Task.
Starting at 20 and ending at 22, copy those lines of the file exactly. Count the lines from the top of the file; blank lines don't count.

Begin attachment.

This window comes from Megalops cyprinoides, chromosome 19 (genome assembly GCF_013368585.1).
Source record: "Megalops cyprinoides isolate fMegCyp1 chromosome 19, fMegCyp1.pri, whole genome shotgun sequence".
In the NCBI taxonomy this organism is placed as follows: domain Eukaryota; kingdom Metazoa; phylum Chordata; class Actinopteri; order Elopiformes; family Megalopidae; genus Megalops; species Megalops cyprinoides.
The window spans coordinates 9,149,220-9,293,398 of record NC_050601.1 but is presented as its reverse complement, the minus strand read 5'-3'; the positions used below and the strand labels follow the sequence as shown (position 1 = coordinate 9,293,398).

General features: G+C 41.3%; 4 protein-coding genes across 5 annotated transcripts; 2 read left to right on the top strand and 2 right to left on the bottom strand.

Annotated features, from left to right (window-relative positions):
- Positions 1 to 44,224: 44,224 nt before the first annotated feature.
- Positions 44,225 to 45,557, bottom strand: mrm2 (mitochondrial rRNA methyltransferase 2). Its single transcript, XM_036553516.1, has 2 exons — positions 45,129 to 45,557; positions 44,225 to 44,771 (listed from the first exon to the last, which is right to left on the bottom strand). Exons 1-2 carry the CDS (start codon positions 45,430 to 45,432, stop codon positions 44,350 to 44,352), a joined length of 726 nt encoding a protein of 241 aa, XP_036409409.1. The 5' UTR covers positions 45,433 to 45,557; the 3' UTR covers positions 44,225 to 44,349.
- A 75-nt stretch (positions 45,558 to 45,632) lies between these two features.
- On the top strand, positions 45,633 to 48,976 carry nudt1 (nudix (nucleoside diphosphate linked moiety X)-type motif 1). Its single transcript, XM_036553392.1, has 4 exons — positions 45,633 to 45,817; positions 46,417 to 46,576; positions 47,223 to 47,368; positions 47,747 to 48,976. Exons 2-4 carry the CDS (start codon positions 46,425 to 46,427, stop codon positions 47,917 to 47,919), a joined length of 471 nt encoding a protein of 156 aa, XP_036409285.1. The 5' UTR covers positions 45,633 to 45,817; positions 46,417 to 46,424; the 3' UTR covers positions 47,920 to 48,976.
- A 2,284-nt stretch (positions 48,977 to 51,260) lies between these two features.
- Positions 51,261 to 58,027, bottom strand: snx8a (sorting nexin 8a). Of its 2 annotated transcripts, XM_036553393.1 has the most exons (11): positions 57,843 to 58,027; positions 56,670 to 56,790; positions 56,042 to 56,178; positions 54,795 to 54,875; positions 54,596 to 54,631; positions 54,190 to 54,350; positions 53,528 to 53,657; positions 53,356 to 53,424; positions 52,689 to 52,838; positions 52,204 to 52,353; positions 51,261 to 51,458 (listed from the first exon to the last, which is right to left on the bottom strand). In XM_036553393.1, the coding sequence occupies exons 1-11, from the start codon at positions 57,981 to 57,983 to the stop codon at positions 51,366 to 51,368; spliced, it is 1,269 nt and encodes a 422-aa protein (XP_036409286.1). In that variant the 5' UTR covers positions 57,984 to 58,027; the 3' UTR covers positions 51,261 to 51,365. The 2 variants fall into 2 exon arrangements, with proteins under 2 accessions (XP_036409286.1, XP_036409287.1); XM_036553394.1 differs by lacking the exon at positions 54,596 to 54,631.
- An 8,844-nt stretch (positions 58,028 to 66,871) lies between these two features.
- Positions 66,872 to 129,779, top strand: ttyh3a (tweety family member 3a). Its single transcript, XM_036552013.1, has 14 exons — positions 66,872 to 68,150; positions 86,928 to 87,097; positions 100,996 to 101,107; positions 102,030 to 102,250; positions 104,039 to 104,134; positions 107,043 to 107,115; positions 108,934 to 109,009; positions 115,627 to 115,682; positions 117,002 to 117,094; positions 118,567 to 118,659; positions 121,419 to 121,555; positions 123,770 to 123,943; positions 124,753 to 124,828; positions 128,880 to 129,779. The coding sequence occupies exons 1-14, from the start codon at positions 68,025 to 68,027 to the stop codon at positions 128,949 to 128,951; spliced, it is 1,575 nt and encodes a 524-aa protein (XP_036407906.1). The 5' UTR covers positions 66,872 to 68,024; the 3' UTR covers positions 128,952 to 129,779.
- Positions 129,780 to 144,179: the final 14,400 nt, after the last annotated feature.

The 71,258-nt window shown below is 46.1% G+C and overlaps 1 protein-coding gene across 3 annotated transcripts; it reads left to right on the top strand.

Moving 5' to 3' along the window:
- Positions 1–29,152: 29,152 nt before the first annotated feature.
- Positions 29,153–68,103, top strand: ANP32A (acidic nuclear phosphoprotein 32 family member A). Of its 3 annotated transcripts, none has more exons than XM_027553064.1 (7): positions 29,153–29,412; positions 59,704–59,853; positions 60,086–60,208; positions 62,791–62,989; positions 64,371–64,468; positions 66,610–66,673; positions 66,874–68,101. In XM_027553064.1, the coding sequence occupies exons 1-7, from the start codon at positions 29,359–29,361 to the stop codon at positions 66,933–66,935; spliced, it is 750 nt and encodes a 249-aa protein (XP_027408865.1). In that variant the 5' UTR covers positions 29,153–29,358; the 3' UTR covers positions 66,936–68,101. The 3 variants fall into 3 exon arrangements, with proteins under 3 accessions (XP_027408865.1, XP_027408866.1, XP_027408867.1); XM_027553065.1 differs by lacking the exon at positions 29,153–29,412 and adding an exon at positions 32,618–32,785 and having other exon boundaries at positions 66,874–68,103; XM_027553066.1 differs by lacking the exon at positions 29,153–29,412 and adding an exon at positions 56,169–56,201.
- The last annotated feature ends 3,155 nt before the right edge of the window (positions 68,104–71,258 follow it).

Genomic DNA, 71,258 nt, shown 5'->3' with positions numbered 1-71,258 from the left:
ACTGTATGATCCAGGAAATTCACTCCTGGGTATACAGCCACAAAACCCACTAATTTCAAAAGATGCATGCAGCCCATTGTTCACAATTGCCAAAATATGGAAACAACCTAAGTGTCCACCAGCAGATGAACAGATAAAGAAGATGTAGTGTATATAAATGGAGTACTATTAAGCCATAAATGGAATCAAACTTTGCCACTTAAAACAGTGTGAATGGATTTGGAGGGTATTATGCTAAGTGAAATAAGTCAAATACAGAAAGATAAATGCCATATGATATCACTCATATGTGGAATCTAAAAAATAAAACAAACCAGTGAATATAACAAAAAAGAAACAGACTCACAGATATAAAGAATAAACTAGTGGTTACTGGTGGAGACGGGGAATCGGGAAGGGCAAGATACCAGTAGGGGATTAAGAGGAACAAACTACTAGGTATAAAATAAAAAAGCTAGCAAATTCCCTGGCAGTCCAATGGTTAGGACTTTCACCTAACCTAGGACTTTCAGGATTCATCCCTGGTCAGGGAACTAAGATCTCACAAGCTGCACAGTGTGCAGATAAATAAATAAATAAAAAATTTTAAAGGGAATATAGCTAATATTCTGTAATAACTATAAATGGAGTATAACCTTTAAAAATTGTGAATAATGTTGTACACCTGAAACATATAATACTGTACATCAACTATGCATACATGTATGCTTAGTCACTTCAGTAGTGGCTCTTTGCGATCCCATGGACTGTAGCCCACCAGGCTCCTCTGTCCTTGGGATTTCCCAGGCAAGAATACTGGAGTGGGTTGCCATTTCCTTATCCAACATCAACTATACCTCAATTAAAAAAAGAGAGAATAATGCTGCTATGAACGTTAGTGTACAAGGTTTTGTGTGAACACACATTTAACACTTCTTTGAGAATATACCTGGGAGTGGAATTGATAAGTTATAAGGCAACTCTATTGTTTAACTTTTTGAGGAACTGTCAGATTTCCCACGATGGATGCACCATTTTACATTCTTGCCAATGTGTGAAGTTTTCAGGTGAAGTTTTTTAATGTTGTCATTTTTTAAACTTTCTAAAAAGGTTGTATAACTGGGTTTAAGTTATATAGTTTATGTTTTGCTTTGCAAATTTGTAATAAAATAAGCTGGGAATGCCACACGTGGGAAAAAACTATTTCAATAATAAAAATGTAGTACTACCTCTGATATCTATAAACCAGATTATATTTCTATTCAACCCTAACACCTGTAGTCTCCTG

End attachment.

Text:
- The last annotated feature ends 3,155 nt before the right edge of the window (positions 68,104–71,258 follow it).

Genomic DNA, 71,258 nt, shown 5'->3' with positions numbered 1-71,258 from the left:
ACTGTATGATCCAGGAAATTCACTCCTGGGTATACAGCCACAAAACCCACTAATTTCAAAAGATGCATGCAGCCCATTGTTCACAATTGCCAAAATATGGAAACAACCTAAGTGTCCACCAGCAGATGAACAGATAAAGAAGATGTAGTGTATATAAATGGAGTACTATTAAGCCATAAATGGAATCAAACTTTGCCACTTAAAACAGTGTGAATGGATTTGGAGGGTATTATGCTAAGTGAAATAAGTCAAATACAGAAAGATAAATGCCATATGATATCACTCATATGTGGAATCTAAAAAATAAAACAAACCAGTGAATATAACAAAAAAGAAACAGACTCACAGATATAAAGAATAAACTAGTGGTTACTGGTGGAGACGGGGAATCGGGAAGGGCAAGATACCAGTAGGGGATTAAGAGGAACAAACTACTAGGTATAAAATAAAAAAGCTAGCAAATTCCCTGGCAGTCCAATGGTTAGGACTTTCACCTAACCTAGGACTTTCAGGATTCATCCCTGGTCAGGGAACTAAGATCTCACAAGCTGCACAGTGTGCAGATAAATAAATAAATAAAAAATTTTAAAGGGAATATAGCTAATATTCTGTAATAACTATAAATGGAGTATAACCTTTAAAAATTGTGAATAATGTTGTACACCTGAAACATATAATACTGTACATCAACTATGCATACATGTATGCTTAGTCACTTCAGTAGTGGCTCTTTGCGATCCCATGGACTGTAGCCCACCAGGCTCCTCTGTCCTTGGGATTTCCCAGGCAAGAATACTGGAGTGGGTTGCCATTTCCTTATCCAACATCAACTATACCTCAATTAAAAAAAGAGAGAATAATGCTGCTATGAACGTTAGTGTACAAGGTTTTGTGTGAACACACATTTAACACTTCTTTGAGAATATACCTGGGAGTGGAATTGATAAGTTATAAGGCAACTCTATTGTTTAACTTTTTGAGGAACTGTCAGATTTCCCACGATGGATGCACCATTTTACATTCTTGCCAATGTGTGAAGTTTTCAGGTGAAGTTTTTTAATGTTGTCATTTTTTAAACTTTCTAAAAAGGTTGTATAACTGGGTTTAAGTTATATAGTTTATGTTTTGCTTTGCAAATTTGTAATAAAATAAGCTGGGAATGCCACACGTGGGAAAAAACTATTTCAATAATAAAAATGTAGTACTACCTCTGATATCTATAAACCAGATTATATTTCTATTCAACCCTAACACCTGTAGTCTCCTG